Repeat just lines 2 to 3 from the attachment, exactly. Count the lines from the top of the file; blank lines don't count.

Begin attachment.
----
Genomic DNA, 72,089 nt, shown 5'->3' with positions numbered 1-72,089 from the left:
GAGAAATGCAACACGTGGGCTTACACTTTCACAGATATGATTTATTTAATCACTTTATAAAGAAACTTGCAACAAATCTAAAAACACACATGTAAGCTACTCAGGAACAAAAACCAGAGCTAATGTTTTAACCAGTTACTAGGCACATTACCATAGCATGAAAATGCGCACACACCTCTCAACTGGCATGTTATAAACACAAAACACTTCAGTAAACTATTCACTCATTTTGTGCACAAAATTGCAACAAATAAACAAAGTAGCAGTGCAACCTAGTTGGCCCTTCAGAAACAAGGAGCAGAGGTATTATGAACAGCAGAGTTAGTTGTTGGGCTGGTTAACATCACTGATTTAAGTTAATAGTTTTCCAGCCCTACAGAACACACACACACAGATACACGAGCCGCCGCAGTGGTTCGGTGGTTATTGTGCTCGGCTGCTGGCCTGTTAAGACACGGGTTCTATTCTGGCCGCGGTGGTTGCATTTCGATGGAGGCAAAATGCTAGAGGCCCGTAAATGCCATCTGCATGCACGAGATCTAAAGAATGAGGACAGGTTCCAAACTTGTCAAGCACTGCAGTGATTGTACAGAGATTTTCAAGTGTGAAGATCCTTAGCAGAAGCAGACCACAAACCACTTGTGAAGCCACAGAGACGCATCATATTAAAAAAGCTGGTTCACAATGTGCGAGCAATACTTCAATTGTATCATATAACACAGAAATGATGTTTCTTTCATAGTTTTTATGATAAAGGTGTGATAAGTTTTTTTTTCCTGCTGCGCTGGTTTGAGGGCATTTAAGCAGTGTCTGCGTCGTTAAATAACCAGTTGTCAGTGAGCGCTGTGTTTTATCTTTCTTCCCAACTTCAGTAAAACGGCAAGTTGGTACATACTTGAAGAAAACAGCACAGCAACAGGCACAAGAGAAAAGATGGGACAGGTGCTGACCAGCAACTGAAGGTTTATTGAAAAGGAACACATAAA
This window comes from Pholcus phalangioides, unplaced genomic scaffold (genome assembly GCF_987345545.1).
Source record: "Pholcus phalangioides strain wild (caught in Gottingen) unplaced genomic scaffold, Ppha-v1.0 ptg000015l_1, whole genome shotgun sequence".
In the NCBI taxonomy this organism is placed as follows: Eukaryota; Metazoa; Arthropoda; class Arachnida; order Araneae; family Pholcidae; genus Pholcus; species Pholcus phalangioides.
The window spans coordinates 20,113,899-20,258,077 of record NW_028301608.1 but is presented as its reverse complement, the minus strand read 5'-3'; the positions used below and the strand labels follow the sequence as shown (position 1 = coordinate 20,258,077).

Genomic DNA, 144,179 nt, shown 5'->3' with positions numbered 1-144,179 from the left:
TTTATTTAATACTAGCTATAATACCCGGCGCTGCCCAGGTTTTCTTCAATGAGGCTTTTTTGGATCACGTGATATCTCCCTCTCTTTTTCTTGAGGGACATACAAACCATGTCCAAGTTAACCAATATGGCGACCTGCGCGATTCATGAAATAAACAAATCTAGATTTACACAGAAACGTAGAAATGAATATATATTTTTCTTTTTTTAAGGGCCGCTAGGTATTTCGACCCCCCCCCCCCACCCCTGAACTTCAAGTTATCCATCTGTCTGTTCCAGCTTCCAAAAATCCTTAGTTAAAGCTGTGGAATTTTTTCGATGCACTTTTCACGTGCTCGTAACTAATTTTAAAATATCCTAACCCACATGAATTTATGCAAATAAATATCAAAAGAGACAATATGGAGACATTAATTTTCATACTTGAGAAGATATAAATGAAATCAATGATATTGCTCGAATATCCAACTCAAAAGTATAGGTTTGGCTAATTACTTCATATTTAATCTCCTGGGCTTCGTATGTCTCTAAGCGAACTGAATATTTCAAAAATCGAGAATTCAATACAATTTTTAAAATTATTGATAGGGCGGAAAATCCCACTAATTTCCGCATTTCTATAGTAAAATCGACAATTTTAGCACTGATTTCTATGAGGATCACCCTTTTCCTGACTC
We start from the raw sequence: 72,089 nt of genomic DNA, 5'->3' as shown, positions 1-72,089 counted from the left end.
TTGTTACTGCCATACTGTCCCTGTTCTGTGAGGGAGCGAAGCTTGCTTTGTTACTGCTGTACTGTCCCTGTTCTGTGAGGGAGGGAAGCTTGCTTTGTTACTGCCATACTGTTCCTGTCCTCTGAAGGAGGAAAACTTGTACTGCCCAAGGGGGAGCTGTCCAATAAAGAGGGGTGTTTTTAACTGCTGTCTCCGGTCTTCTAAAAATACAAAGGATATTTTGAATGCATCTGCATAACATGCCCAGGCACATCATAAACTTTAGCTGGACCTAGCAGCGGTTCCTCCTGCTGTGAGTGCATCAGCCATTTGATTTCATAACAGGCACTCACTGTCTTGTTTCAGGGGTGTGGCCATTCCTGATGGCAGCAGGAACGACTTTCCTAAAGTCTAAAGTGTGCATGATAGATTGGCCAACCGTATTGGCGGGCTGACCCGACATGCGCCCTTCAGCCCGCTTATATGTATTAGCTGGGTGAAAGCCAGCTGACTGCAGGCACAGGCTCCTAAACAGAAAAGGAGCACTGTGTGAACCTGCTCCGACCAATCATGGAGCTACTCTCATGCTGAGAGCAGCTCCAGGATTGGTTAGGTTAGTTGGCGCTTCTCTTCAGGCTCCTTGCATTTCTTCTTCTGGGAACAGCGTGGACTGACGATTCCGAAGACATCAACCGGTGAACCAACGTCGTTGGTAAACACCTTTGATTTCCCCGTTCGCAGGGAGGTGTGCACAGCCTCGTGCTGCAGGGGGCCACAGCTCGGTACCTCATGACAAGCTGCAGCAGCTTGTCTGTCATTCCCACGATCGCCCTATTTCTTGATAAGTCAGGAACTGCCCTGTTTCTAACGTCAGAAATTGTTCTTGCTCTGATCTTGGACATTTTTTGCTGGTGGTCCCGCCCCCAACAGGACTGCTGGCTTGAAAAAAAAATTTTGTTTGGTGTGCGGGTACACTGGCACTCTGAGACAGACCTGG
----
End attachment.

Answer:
GAGAAATGCAACACGTGGGCTTACACTTTCACAGATATGATTTATTTAATCACTTTATAAAGAAACTTGCAACAAATCTAAAAACACACATGTAAGCTACTCAGGAACAAAAACCAGAGCTAATGTTTTAACCAGTTACTAGGCACATTACCATAGCATGAAAATGCGCACACACCTCTCAACTGGCATGTTATAAACACAAAACACTTCAGTAAACTATTCACTCATTTTGTGCACAAAATTGCAACAAATAAACAAAGTAGCAGTGCAACCTAGTTGGCCCTTCAGAAACAAGGAGCAGAGGTATTATGAACAGCAGAGTTAGTTGTTGGGCTGGTTAACATCACTGATTTAAGTTAATAGTTTTCCAGCCCTACAGAACACACACACACAGATACACGAGCCGCCGCAGTGGTTCGGTGGTTATTGTGCTCGGCTGCTGGCCTGTTAAGACACGGGTTCTATTCTGGCCGCGGTGGTTGCATTTCGATGGAGGCAAAATGCTAGAGGCCCGTAAATGCCATCTGCATGCACGAGATCTAAAGAATGAGGACAGGTTCCAAACTTGTCAAGCACTGCAGTGATTGTACAGAGATTTTCAAGTGTGAAGATCCTTAGCAGAAGCAGACCACAAACCACTTGTGAAGCCACAGAGACGCATCATATTAAAAAAGCTGGTTCACAATGTGCGAGCAATACTTCAATTGTATCATATAACACAGAAATGATGTTTCTTTCATAGTTTTTATGATAAAGGTGTGATAAGTTTTTTTTTCCTGCTGCGCTGGTTTGAGGGCATTTAAGCAGTGTCTGCGTCGTTAAATAACCAGTTGTCAGTGAGCGCTGTGTTTTATCTTTCTTCCCAACTTCAGTAAAACGGCAAGTTGGTACATACTTGAAGAAAACAGCACAGCAACAGGCACAAGAGAAAAGATGGGACAGGTGCTGACCAGCAACTGAAGGTTTATTGAAAAGGAACACATAAA
This window comes from Pholcus phalangioides, unplaced genomic scaffold (genome assembly GCF_987345545.1).